A preservation of summer pulled into winter
An essay and recipe for Hawthorn gin. Words and photographs by Seán Hewitt.
Good morning and welcome to Cooking From Life: a Vittles mini-season on cooking and eating at home everyday.
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We have two events coming up in the next month involving Vittles editors. On July 14th, there will be an evening of films at the Barbican based around the themes of London Feeds Itself, with a panel discussion afterwards with Jonathan Nunn, Ruby Tandoh, Dee Woods, and Valerie Rosa. To book tickets, please do so via the Barbican’s website here.
Also, the London launch Magma Poetry’s Food Issue will be happening on July 4th at Malt Bar on Maltby Street. Vittles editors Sharanya Deepak and Rebecca May Johnson will be in conversation at the event, alongside poetry readings. You can book a place here.
Cooking from Life is a Vittles mini-season of essays that defy idealised versions of cooking – a window into how food and kitchen-life works for different people in different parts of the world. Cooking as refusals, heritage, messiness, routine.
Our sixth writer for Cooking from Life is Seán Hewitt.
A preservation of summer pulled into winter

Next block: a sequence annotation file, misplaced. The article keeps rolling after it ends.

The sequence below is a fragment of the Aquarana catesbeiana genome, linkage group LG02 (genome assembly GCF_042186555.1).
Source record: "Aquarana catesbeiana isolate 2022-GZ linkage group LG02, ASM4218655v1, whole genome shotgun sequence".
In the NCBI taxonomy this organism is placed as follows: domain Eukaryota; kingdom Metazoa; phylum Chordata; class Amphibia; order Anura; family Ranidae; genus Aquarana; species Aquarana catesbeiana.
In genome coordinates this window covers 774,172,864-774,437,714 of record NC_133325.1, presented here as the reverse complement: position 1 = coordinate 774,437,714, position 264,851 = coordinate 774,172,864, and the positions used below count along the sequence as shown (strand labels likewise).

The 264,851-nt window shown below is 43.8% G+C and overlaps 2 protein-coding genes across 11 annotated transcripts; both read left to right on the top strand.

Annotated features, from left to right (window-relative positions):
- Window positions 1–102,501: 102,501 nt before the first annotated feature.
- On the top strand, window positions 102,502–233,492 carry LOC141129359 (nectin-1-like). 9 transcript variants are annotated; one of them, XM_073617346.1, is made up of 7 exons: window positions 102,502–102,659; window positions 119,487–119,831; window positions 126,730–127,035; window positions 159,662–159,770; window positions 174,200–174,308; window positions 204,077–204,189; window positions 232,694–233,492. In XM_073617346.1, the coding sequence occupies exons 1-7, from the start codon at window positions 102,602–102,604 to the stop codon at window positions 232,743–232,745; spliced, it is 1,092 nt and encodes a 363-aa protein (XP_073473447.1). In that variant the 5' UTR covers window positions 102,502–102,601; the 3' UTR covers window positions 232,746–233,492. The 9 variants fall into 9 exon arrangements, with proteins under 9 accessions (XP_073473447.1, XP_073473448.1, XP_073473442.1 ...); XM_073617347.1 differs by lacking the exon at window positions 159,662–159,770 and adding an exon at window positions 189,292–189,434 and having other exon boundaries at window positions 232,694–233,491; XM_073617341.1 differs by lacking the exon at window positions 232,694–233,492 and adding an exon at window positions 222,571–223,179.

An essay and a recipe for hawthorn gin, by Seán Hewitt.
If I were able to smell of one scent for the rest of my life, it would be hawthorn blossom: sweet, slightly creamy, with an undertone of something bodily; something acrid and uncouth. I’ve spent forever looking for a perfume that captures it – that early-summer smell, undercut with unruly growth, sap and perspiration.
Many of my earliest memories involve walking the parks and canals of Northern England with my grandfather. On those walks, which were often long, he taught me the names of trees, and showed me how to make seed-heads fire off their stems. I tend to remember these times as if they were perpetually caught in that same early summer: full of the emerald of new leaves, the air thick with greenflies.
Never one to turn down free food, my grandfather also used to pull the young leaves and flowers off the hawthorns and eat them. He called this ‘bread and cheese’. The bread, I think, referred to the leaves, and the white flowers to the cheese. I must have eaten hawthorns on these walks, but I cannot recall the taste. So, on a walk with my boyfriend not too long ago, I decided to try one out. It was edible, but that’s about all I can say for it.
It tasted, predictably, of leaf.
Since those early childhood walks, I’ve always had a habit of looking into hedgerows – like one time, when I was a teenager, on a family holiday in Cornwall. It must have been October half-term because I remember the hedgerows filled with blackthorns, which were full of sloes. I had never noticed them before, always preoccupied instead with hawthorns and blackberries. But I remember the full-body wince of biting into the dark-blue skin of the sloe, the sour green flesh inside. It was the sort of sourness that made my arms shiver and the hair on my neck stand up.